Haaland gave Harjo credit for being a wonderful mentor to her and to hundreds of Native students through the years and believes her class at the University of New Mexico helped Haaland find her voice.

“It’s all about us leaving the ladder down so other people can climb it,” Haaland said. “It’s inspiring people so they too can add their voice. It isn’t easy to sit down and start writing.”

Harjo’s new memoir “Poet Warrior” helped Hayden understand what Harjo stands for.

“We’re here because someone made a ladder so we could come up, familial and poetry ancestors,” Harjo explained. “The memoir is about them and learning how to listen. It’s hard to sit down and listen, especially now there is so much racket going on and not just traffic, but the internet. It’s constant. It’s important to take care of your spirit, your soul. Poetry feeds that.”

Haaland doesn’t have much time to read for pleasure lately, but knows it is important to read what sustains you. She said poetry is one of those things.

“I’m here in this role as secretary of the Interior not because of anything I did, but because of opportunities people gave me, because I decided to say yes to those opportunities,” Haaland said. “I’m here because of the hard work my grandmother and grandfather did to preserve our culture and traditions through the worst assimilation policies of the United States. I’m here because my ancestors fought through famine and drought because they believed very strongly that they were there to provide a future for our people. I am that future.”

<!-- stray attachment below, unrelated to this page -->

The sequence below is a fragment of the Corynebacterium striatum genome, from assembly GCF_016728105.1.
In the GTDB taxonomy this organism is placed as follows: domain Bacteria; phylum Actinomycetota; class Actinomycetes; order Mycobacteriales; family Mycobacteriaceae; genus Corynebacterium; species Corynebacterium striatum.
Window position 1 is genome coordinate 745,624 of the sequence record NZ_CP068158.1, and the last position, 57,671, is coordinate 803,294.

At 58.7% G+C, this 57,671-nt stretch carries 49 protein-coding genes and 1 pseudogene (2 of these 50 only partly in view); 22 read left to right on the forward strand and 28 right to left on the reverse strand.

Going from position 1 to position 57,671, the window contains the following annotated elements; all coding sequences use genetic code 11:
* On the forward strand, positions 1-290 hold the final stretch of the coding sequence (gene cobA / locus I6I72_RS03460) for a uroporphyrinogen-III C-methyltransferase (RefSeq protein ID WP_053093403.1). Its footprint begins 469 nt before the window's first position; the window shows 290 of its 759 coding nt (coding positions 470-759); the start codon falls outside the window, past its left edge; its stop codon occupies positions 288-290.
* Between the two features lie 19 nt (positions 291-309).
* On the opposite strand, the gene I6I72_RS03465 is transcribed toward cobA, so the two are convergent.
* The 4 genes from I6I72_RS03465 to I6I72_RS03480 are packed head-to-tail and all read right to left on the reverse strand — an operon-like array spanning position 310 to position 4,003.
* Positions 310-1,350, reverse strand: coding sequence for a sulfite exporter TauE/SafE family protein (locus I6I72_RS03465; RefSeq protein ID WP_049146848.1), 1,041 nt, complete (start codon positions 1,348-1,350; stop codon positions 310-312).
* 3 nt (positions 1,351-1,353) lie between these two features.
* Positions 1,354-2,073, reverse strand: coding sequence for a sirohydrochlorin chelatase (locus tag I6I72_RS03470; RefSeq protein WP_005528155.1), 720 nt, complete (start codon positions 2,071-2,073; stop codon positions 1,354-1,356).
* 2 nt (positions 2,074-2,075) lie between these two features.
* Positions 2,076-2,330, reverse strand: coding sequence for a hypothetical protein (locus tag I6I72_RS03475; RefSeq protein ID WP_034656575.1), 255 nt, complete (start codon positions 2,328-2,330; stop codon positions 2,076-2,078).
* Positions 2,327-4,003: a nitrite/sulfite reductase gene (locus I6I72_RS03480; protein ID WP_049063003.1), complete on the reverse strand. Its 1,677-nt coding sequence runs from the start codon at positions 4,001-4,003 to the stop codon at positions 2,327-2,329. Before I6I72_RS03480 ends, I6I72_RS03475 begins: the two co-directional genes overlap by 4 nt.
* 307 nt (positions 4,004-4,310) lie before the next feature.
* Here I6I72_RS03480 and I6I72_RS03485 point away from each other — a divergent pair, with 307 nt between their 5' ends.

Along with Harjo, Haaland recognizes the obligation to give back and help as many people as possible.

“I’m fully immersed in all of this,” she said. “I’m the first Native cabinet secretary and hope I am not the last. We open these doors, we are all here to help each other.”

Beverly Bidney
Beverly Bidney has been a reporter and photographer for The Seminole Tribune since 2012. During her career, she has worked at various newspapers around the country including the Muskogee Phoenix in Oklahoma, Miami Herald, Associated Press, USA Today and other publications nationwide. A NAJA award winning journalist, she has covered just about everything over the years and is an advocate for a strong press. Contact her at